Scott Joplin in this case kind of gets repetitive, so bear with me through this one. The general form for measures 69-84 is:
mm. 69-76 77-84
a b a c
You will notice that both A and A' are both 8 measures long, making this a regular parallel period. Additionally a, b, and c are each 4 measures long which means further demonstrates the regularity of this excerpt. Also given that there is a repeat around this whole section, it is a double parallel period. o. Awesome.
A quick rundown of the chordal analysis results in the following:
Key of Eb:
mm. 77-78: bVI
mm. 79-80: V64
mm. 81: IV7
mm. 82: V864
mm. 83: V753
mm. 84: I
In measures 77 and 78, the mode mixture is represented by the bVI chord. This chord is spelled Cb - Eb - Gb. One really cool thing that Joplin does is that he starts hinting at this mode mixture before it even happens. He takes an enharmonic spelling of one of the notes in the bVI chord and slips it in as an embellishing tone. In measures 69-76 there are two outliers that I found, one C# and one F#. I think F# is the culprit because it is enharmonic to Gb (apparent in the bVI chord). In this way, Joplin hints at the mode mixture that is to come. The reason it is F# is because resolving Gb to G is not appropriate and it must be F#.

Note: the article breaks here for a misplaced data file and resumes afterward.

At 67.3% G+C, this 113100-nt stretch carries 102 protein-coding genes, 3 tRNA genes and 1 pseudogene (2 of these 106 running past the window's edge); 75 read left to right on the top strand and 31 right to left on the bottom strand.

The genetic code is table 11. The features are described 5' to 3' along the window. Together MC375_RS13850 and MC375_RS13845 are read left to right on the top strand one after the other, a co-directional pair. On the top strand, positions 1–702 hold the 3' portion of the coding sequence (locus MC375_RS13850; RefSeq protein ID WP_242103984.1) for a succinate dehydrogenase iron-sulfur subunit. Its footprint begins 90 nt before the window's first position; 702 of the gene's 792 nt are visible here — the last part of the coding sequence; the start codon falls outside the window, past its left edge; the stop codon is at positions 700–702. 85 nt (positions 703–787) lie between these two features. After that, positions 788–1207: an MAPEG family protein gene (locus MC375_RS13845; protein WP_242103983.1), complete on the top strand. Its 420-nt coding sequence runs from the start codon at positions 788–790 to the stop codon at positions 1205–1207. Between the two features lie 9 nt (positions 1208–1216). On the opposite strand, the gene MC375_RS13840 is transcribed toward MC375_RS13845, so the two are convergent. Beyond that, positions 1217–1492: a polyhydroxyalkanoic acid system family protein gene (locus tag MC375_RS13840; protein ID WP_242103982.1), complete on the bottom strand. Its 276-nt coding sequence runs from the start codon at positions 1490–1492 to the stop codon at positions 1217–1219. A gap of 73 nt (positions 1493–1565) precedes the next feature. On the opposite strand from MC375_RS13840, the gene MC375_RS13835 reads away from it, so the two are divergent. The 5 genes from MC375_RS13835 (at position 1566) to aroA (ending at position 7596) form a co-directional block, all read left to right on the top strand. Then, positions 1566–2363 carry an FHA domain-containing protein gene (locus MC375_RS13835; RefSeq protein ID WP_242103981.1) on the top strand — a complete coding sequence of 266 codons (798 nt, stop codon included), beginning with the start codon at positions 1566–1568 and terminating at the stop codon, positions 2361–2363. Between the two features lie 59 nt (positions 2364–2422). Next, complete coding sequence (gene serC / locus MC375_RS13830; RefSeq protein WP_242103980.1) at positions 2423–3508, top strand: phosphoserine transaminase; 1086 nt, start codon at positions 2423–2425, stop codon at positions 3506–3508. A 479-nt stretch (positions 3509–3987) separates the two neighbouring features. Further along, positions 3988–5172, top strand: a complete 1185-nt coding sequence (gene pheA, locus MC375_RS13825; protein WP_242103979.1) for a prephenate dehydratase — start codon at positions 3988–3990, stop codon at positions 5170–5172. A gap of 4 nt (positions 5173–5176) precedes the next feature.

The contrary motion in the voice leading of the resolution:
bass: Cb - Bb 6(b) - 5
sopr: Gb - G 3(b) - 3
is also interesting because the bass on the & of 2 repeats the G natural that resolved in the soprano line. Lastly, there is a 64 chord in measure 79 that functions as a cadential 64. We all know about the V64-53 well this one I think eventually goes V64 b64 53 I . Cool huh?